11. Apply 200 µL of appropriately diluted primary antibody in antibody diluent on the slides and incubate in a humidified chamber at 4 °C overnight. As a negative control, use appropriate isoform of mouse immunoglobulins at the same dilution as the primary antibody.
  12. Wash 3x for 3 min in PBS on a shaker.
  13. Apply 200 µL of biotinylated secondary antibody (1:50 solution in PBS) on the slides and incubate in a humidified chamber at room temperature for 30 min.
  14. Wash 3x for 3 min in PBS on a shaker.
  15. Prepare the avidin/biotin-based peroxidase complex according to the manufacturer's instructions prior to application. Apply 200 µL of avidin-biotin-peroxidase complex on the slides and incubate in a humidified chamber at room temperature for 30 min.
  16. Wash 3x for 3 min in PBS on a shaker.
  17. Apply 200 µL of DAB substrate solution (freshly made directly before use: 1 drop of DAB in 1 mL of substrate), 200 µL per slide. Allow the color development 1-3 min until the desired color intensity is reached.
  18. Rinse with running tap water for 10 min.
  19. Counterstain the slides by immersing sides in Hematoxylin for 5 min.
  20. Rinse with running tap water for 10 min.
  21. Cover the slides using aqueous mounting medium and coverslips. The mounted slides can be stored at room temperature permanently.

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Representative Results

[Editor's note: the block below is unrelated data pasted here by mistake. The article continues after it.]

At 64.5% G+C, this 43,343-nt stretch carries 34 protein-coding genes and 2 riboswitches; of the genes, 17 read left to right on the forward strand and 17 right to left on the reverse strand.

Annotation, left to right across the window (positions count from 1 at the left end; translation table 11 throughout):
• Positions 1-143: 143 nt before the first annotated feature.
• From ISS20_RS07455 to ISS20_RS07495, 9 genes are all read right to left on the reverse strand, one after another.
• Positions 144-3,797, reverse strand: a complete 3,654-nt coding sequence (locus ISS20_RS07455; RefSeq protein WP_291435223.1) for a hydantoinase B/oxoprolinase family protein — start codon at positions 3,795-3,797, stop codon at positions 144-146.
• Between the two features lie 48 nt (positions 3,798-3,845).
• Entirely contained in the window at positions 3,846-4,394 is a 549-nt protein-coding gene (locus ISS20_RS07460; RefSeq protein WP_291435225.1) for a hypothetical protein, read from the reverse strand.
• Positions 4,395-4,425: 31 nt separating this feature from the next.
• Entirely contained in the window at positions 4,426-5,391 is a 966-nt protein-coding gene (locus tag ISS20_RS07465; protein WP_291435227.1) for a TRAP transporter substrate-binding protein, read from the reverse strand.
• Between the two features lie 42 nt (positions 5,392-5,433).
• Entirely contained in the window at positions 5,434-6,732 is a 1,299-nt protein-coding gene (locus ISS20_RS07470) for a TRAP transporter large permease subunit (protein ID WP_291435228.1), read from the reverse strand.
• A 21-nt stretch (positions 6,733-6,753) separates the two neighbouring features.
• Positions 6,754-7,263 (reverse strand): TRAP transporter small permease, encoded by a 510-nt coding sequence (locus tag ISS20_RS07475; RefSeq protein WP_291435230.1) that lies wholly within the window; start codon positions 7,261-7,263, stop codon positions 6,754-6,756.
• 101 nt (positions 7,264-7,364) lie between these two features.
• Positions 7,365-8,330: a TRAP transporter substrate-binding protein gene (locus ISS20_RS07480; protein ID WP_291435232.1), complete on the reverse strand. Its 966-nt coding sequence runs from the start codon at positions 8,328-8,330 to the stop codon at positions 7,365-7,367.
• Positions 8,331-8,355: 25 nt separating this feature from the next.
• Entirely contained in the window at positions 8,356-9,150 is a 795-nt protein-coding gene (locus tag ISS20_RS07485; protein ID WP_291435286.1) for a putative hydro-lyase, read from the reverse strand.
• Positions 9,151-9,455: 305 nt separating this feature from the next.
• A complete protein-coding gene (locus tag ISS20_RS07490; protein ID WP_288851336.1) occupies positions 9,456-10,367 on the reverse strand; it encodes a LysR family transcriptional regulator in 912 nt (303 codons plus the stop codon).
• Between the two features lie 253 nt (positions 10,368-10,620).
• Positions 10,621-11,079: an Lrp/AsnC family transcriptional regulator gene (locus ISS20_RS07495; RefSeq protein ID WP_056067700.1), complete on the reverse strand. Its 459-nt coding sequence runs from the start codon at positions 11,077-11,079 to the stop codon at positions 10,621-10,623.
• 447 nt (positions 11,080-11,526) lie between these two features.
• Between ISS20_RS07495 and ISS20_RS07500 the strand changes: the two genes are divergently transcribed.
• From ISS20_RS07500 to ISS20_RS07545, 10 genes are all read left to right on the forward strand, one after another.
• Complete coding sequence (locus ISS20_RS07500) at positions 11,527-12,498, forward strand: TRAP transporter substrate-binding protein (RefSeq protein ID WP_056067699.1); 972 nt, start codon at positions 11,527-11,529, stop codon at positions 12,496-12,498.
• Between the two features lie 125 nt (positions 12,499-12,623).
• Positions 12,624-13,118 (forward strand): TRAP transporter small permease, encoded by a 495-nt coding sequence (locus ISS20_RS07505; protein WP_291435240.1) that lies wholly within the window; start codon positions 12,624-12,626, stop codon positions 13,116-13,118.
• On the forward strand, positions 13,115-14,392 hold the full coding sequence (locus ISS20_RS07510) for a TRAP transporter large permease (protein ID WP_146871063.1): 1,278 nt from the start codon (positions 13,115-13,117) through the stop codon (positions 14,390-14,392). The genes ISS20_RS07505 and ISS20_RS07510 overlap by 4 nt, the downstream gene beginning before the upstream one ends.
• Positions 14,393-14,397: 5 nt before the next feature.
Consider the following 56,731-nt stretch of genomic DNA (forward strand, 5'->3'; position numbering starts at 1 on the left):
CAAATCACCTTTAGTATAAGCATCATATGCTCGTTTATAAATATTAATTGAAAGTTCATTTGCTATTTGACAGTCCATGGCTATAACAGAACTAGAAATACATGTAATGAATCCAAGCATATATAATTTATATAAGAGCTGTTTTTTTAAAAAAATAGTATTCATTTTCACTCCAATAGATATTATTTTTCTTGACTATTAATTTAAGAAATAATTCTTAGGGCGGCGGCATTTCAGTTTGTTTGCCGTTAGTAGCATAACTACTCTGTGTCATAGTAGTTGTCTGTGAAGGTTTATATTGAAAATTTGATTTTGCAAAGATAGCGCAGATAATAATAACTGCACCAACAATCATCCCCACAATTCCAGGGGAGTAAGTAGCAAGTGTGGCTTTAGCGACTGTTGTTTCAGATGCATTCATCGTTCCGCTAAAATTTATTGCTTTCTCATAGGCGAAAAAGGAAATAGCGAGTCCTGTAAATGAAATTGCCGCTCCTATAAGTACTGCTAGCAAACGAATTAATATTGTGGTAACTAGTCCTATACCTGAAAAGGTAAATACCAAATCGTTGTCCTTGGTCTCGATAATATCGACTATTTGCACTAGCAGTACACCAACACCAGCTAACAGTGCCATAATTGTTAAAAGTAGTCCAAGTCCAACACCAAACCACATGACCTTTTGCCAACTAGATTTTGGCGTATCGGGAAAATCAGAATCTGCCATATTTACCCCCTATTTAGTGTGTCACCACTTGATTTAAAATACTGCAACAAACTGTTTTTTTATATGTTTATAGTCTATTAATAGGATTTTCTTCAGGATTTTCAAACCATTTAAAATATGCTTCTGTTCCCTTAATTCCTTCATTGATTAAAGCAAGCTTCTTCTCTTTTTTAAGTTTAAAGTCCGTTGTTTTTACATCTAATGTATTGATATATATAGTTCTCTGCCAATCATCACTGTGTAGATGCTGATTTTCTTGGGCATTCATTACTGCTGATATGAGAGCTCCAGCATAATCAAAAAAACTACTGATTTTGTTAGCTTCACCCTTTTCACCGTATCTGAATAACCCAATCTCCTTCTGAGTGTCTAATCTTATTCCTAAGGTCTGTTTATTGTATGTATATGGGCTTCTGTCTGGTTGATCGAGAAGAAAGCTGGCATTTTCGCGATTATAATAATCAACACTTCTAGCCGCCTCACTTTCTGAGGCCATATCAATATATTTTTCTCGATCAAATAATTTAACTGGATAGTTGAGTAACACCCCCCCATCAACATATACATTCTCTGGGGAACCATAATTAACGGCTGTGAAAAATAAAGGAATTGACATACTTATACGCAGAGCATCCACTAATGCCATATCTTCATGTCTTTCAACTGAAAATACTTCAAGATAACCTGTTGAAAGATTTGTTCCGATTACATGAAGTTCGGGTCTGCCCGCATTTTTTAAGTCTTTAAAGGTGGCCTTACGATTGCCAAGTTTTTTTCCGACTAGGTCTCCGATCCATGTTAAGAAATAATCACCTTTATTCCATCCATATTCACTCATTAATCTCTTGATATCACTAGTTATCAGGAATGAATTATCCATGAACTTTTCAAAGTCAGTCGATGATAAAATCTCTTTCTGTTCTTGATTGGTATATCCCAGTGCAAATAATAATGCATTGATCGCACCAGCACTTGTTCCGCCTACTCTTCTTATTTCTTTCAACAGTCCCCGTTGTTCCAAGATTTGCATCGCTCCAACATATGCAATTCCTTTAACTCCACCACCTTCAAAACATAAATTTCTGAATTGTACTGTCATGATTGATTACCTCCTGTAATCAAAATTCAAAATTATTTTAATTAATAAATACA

Figure 1 provides an overview of the workflow to culture OTSCs from fresh, unfrozen tumor tissue. Specimens of primary PDACs and metastases were collected directly after surgical resection and stored overnight on wet ice at 4 °C in the tissue storage solution. The specimens were processed, and slices were cultured as described in the protocol. The macroscopic morphology of each OTSC did not change grossly during cultivation. However, the size of the surface area of the OTSCs decreased over time as exemplarily shown in Figure 2A during cultivation for 6 days. The overall viability of OTSC was assessed by resazurin viability assay on days 0, 2/3, and 6 (Figure 2B). The resazurin viability assay measures general metabolic activity of the OTSC based on the reduction of non-fluorescent blue resazurin to red fluorescent resorufin in living cells15. Figure 2B shows the comparison of viability measured by resazurin reduction after the cultivation of OTSCs from two representative primary tumors in two different media. OTSCs were cultivated either in medium A (advanced DMEM/F12, 10% FBS, 1% Penicillin/Streptomycin) or medium B (RPMI 1640, 10% FBS, 1% Penicillin/Streptomycin, 4 µg/mL Insulin, 8 ng/mL EGF, 0.3 µg/mL hydrocortisone), which resulted in similar overall viability independently of the culture medium. Of note, a decrease in viability after day 0 can be observed frequently and is expected due to the slicing procedure and adjustment to culture conditions. However, we also observed increased viability as shown exemplarily in the right panel (Figure 2B).